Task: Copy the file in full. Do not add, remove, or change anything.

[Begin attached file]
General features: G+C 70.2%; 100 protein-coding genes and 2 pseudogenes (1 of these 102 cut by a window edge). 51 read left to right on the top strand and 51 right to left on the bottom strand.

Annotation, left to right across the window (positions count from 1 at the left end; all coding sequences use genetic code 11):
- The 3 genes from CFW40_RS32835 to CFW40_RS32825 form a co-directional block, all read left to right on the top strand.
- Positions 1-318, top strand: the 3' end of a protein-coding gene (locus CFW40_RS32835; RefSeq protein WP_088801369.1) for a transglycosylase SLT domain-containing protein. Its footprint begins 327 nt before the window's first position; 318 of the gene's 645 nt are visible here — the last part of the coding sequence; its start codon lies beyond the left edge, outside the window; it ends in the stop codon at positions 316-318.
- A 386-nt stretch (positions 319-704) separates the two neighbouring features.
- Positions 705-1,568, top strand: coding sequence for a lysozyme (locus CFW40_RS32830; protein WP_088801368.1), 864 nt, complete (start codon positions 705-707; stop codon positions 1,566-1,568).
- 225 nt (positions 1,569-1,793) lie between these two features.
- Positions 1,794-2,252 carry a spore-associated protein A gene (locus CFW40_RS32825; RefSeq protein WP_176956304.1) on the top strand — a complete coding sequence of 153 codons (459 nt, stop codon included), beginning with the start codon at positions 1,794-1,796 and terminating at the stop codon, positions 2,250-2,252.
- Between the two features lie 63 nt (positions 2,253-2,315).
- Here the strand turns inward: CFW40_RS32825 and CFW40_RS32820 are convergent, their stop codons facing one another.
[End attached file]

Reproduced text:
General features: G+C 70.2%; 100 protein-coding genes and 2 pseudogenes (1 of these 102 cut by a window edge). 51 read left to right on the top strand and 51 right to left on the bottom strand.

Annotation, left to right across the window (positions count from 1 at the left end; all coding sequences use genetic code 11):
- The 3 genes from CFW40_RS32835 to CFW40_RS32825 form a co-directional block, all read left to right on the top strand.
- Positions 1-318, top strand: the 3' end of a protein-coding gene (locus CFW40_RS32835; RefSeq protein WP_088801369.1) for a transglycosylase SLT domain-containing protein. Its footprint begins 327 nt before the window's first position; 318 of the gene's 645 nt are visible here — the last part of the coding sequence; its start codon lies beyond the left edge, outside the window; it ends in the stop codon at positions 316-318.
- A 386-nt stretch (positions 319-704) separates the two neighbouring features.
- Positions 705-1,568, top strand: coding sequence for a lysozyme (locus CFW40_RS32830; protein WP_088801368.1), 864 nt, complete (start codon positions 705-707; stop codon positions 1,566-1,568).
- 225 nt (positions 1,569-1,793) lie between these two features.
- Positions 1,794-2,252 carry a spore-associated protein A gene (locus CFW40_RS32825; RefSeq protein WP_176956304.1) on the top strand — a complete coding sequence of 153 codons (459 nt, stop codon included), beginning with the start codon at positions 1,794-1,796 and terminating at the stop codon, positions 2,250-2,252.
- Between the two features lie 63 nt (positions 2,253-2,315).
- Here the strand turns inward: CFW40_RS32825 and CFW40_RS32820 are convergent, their stop codons facing one another.